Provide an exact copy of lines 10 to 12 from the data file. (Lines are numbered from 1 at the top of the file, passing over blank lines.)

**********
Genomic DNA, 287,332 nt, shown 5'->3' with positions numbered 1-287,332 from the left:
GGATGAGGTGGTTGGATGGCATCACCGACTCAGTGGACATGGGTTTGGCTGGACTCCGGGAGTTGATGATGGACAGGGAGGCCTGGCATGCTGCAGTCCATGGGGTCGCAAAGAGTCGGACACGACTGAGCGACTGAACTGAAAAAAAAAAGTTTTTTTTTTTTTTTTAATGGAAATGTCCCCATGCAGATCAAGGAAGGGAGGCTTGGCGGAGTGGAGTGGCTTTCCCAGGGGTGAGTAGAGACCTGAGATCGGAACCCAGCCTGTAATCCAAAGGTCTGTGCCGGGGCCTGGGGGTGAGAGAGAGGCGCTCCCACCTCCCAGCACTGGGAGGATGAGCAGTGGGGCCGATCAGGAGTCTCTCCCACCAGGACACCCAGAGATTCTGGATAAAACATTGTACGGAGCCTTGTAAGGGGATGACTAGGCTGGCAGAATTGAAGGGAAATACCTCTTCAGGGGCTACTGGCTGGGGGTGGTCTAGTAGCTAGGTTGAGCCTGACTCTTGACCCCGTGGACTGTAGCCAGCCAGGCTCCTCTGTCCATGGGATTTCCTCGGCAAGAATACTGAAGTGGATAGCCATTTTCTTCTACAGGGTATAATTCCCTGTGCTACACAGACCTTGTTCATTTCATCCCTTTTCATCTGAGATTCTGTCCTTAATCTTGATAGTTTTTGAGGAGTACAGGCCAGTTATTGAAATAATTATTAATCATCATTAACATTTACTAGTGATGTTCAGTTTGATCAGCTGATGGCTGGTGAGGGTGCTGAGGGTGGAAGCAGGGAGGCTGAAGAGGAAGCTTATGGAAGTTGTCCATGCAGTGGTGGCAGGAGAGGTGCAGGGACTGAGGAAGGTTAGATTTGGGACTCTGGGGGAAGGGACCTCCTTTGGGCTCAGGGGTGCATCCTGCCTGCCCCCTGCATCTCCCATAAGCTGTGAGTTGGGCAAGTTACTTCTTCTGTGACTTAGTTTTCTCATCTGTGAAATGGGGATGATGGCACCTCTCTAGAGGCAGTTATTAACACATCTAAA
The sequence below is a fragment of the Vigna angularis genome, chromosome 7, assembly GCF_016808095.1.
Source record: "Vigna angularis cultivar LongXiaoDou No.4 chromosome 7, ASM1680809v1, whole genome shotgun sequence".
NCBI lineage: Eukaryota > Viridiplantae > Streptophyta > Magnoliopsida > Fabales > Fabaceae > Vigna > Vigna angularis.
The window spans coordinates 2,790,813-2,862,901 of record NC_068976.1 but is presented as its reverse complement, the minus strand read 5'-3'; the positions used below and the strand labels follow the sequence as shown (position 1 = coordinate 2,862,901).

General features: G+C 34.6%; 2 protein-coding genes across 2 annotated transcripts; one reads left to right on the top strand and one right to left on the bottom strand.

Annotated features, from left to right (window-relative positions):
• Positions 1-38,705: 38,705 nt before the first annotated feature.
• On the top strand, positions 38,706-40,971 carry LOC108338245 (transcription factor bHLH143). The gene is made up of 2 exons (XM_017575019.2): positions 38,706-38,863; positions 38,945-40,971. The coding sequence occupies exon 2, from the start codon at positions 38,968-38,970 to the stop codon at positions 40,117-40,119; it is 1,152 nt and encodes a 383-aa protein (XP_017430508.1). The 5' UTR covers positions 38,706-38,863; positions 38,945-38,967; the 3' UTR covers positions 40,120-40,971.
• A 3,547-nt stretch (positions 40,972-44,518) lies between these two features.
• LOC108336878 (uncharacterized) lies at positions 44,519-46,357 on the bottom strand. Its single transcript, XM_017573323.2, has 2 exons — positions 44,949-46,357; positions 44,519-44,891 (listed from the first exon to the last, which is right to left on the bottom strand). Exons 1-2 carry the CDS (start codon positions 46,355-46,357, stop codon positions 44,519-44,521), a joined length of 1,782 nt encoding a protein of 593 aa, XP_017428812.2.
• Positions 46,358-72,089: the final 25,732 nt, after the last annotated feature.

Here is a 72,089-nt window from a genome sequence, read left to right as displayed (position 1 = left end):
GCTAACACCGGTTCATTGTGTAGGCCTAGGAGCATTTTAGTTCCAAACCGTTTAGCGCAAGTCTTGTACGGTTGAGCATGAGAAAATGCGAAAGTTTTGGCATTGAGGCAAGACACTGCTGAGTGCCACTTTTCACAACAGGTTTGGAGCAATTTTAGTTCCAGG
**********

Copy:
• On the top strand, positions 38,706-40,971 carry LOC108338245 (transcription factor bHLH143). The gene is made up of 2 exons (XM_017575019.2): positions 38,706-38,863; positions 38,945-40,971. The coding sequence occupies exon 2, from the start codon at positions 38,968-38,970 to the stop codon at positions 40,117-40,119; it is 1,152 nt and encodes a 383-aa protein (XP_017430508.1). The 5' UTR covers positions 38,706-38,863; positions 38,945-38,967; the 3' UTR covers positions 40,120-40,971.
• A 3,547-nt stretch (positions 40,972-44,518) lies between these two features.
• LOC108336878 (uncharacterized) lies at positions 44,519-46,357 on the bottom strand. Its single transcript, XM_017573323.2, has 2 exons — positions 44,949-46,357; positions 44,519-44,891 (listed from the first exon to the last, which is right to left on the bottom strand). Exons 1-2 carry the CDS (start codon positions 46,355-46,357, stop codon positions 44,519-44,521), a joined length of 1,782 nt encoding a protein of 593 aa, XP_017428812.2.